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TR RoboBench — Real-world transfers
RoboBench trades synthetic tests with random data for real-world transfers with a range of file types. Developed by our in-house coder, Bruno "morphine" Ferreira, this benchmark relies on the multi-threaded robocopy command build into Windows. We copy files to and from a wicked-fast RAM disk to measure read and write performance. We also cut the RAM disk out of the loop for a copy test that transfers the files to a different location on the SSD.

Robocopy uses eight threads by default, and we've also run it with a single thread. Our results are split between two file sets, whose vital statistics are detailed below. The compressibility percentage is based on the size of the file set after it's been crunched by 7-Zip.

  Number of files Average file size Total size Compressibility
Media 459 21.4MB 9.58GB 0.8%
Work 84,652 48.0KB 3.87GB 59%

The media set is made up of large movie files, high-bitrate MP3s, and 18-megapixel RAW and JPG images. There are only a few hundred files in total, and the data set isn't amenable to compression. The work set comprises loads of TR files, including documents, spreadsheets, and web-optimized images. It also includes a stack of programming-related files associated with our old Mozilla compiling test and the Visual Studio test on the next page. The average file size is measured in kilobytes rather than megabytes, and the files are mostly compressible.

RoboBench's write and copy tests run after the drives have been put into a simulated used state with 30 minutes of 4KB random writes. The pre-conditioning process is scripted, as is the rest of the test, ensuring that drives have the same amount of time to recover.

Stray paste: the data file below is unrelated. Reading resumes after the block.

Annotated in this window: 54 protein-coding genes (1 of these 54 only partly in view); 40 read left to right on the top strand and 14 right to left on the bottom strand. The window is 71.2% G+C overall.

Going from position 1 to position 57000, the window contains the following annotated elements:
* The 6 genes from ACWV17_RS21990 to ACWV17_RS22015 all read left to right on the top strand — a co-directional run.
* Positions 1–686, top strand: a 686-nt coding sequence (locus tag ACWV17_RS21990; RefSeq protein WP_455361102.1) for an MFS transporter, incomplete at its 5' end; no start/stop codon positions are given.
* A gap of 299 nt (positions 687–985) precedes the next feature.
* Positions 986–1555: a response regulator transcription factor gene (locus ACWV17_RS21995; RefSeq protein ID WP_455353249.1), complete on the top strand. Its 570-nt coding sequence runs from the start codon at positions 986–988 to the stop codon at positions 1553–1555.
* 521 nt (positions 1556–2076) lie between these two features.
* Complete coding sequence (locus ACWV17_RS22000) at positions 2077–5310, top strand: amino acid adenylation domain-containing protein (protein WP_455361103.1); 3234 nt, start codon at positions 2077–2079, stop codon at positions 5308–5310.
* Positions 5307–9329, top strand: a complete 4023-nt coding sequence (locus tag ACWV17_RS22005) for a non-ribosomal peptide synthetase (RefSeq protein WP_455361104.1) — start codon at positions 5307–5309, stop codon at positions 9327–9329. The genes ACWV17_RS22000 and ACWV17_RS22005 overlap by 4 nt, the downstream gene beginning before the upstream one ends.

Let's take a look at the media set first. The buttons switch between read, write, and copy results.



The TR200' read speeds are just fine with either one or eight threads. While the TR200 falls low in the rankings, its raw speeds are perfectly reasonable within the relatively tight spread of results for our SATA contenders.

Again, writes are the problem. The TR200 is far outclassed by the Trion 150, and even falls behind the Trion 100 in the eight-threaded test. We're edging dangerously close to hard-drive-class performance from this DRAM-less drive in our real-world workloads. Maybe the work set will be kinder to the TR200.



Then again, maybe not. The TR200 scrapes a victory over the Trion 150 in the 1T read test, but it lags behind in all the others.

RoboBench reaffirms what we learned via IOMeter. The TR200 is an acceptably fast reader, but it struggles when it comes to writing. The drive will get one last chance at performance redemption when we give it boot and load responsibilities on the next page.